In a sense we are really lucky to have this sasquatch mystery and all the others like it throughout the world and it is there to be enjoyed before they almost certainly become extinct. A big problem about intrepid scientists going to those unexplored place where no one treads is that locals get access and knowledge thereby and this leads to exploitation of these environments. So what may be the means of saving these creatures by their recognition, unless we hurry up, will be the means of their doom!

    The thing about accepting the reality of sasquatch one can and should accept some of the iconic instances concerning manimals as more than likely true rather than less and not bow to the sceptics. With events in life concerning people there are usually contradictions and this sometimes means that a report of an event in the past could even be considered validated by some contradictions. These events are not judged by the event but by the report of the event and one must allow the reporter leeway. I am minded of trying to tell the doctor what ails one sometimes

    Then working on the basis of the reality of sasquatch there must be physical evidence of its existence. There should be bones and bits of this and that all over in dusty cellars in museums or cupboards, neglected and forlorn. I have read that there are lots of giant’s bone here and there in museums in America particularly. These all warrant looking at with a view to identifying the possibility of them being sasquatch.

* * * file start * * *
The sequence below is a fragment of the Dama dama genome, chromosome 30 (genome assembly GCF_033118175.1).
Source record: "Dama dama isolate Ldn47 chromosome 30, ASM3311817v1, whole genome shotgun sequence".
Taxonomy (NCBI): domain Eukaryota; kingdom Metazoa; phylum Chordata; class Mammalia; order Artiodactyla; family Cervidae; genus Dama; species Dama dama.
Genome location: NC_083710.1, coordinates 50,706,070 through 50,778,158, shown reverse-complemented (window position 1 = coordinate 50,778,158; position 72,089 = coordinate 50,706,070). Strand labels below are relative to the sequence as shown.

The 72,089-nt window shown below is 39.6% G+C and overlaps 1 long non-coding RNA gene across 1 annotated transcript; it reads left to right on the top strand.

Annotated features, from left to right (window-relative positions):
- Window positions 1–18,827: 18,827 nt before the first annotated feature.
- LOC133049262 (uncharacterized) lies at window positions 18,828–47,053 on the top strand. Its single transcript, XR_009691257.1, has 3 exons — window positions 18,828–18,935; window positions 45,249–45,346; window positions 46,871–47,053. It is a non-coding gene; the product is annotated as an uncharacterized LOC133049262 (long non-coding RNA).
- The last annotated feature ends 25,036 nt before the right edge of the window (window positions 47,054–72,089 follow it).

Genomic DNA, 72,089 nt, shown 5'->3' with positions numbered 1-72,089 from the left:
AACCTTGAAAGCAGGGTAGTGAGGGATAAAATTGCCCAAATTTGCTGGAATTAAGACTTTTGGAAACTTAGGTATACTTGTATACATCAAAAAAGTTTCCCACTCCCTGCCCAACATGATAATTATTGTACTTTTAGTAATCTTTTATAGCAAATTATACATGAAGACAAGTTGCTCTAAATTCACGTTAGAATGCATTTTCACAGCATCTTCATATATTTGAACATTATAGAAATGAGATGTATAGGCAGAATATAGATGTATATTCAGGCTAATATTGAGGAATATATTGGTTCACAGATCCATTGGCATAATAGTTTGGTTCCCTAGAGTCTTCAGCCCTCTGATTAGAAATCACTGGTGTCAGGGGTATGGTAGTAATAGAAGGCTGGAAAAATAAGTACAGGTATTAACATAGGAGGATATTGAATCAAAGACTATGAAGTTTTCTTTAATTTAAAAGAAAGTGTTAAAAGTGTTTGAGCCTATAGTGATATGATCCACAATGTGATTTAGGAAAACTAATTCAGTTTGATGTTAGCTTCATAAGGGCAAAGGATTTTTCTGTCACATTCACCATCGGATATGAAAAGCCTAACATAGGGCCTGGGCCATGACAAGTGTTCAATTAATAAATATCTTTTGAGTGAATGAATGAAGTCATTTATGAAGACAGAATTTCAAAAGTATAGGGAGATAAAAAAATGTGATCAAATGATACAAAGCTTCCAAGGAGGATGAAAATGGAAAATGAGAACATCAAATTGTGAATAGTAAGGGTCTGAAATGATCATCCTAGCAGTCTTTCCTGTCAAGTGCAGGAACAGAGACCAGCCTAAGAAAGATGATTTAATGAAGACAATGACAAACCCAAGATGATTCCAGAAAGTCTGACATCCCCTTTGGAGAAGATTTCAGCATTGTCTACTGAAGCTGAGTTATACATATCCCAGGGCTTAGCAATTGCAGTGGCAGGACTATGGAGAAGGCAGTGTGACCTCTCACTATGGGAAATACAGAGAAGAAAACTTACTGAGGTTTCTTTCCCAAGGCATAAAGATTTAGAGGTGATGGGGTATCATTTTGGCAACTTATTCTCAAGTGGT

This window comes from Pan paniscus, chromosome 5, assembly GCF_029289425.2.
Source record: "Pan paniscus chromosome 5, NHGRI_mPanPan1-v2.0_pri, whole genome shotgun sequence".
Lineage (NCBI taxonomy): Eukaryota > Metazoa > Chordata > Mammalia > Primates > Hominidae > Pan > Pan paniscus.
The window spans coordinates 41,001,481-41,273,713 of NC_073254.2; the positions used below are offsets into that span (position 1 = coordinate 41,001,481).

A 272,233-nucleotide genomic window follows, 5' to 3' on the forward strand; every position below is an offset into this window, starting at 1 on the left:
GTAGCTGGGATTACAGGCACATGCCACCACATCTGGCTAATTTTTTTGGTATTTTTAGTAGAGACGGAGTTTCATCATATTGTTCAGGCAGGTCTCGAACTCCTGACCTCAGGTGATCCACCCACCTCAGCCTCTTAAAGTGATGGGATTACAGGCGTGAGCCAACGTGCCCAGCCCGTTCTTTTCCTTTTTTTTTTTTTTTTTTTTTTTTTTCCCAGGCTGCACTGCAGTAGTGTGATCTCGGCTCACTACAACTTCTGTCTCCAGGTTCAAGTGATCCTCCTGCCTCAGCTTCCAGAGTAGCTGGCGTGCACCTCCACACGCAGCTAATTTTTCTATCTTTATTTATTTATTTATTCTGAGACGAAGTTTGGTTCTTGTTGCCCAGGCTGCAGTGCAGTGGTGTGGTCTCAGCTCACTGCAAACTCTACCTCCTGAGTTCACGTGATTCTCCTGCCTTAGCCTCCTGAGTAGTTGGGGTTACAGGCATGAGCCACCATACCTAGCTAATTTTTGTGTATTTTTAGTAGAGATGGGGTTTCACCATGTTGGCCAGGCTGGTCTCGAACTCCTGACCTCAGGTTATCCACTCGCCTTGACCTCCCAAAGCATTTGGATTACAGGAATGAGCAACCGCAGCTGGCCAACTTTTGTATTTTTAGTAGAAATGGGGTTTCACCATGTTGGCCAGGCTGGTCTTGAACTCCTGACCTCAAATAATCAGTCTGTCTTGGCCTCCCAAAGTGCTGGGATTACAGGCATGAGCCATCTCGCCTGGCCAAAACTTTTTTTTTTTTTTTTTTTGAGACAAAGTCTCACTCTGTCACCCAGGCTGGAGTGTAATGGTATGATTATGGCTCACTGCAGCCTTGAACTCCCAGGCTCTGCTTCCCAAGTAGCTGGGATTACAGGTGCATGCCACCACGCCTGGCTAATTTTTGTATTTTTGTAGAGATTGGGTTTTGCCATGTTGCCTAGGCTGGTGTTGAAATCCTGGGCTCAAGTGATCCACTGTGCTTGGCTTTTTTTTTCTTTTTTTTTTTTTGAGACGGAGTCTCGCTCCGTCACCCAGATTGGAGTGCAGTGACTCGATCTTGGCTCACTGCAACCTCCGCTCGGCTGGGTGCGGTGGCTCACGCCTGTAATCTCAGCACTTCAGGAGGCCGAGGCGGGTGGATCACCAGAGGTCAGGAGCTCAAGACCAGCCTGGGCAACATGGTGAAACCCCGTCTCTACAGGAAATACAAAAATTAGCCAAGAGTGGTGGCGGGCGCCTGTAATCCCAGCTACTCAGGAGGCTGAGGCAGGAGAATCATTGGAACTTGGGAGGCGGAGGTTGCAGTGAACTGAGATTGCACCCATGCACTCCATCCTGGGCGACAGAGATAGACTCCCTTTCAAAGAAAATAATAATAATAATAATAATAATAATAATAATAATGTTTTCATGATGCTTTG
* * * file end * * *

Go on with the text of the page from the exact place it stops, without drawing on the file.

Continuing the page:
49. DWA responds:

    This deserves comment.

    “By the way, if you ever want to read up on relativity, I can recommend specific books for you to read. I wouldn’t just tell you to read up without recommending a book and think that I had given even a moderately complete answer.”

    I gave a TOTALLY complete answer. I said what one has to do. Tell me ONE book on the sasquatch, let alone plural, that has been thoroughly vetted by the scientific establishment and put forth as, yes, this is the book with the proof.

    There aren’t any. If that makes you impatient, well, welcome to the science of the unknown and not accepted. This may be your first stop here; prepare for a bumpy ride, one in which your own judgment will play a major role, as you can’t just fall back on some authority’s acceptance as your point-to when someone says: relativity is NUTS.

    Only, well, I actually can. But more on that shortly.

    As with any topic that the scientific mainstream ignores, you have to read, well, pretty much everything. I have, pretty much. Because I am interested in the topic. You don’t have to be, but why come here if you aren’t?

    OK, but let me go beyond complete here. Here’s what you read.

    1. Jeff Meldrum’s “Sasquatch: Legend Meets Science.” Here is a scientist – credentialed in a couldn’t-be-more-relevant field – who has done extensive field research; can tell you what a nutty notion it is that someone – or multiple, interconnected someones – with the required knowledge would run around faking an upright ape; and has had experiences in the field that back up his research. Two of the world’s preeminent authorities give ringing endorsements to the book.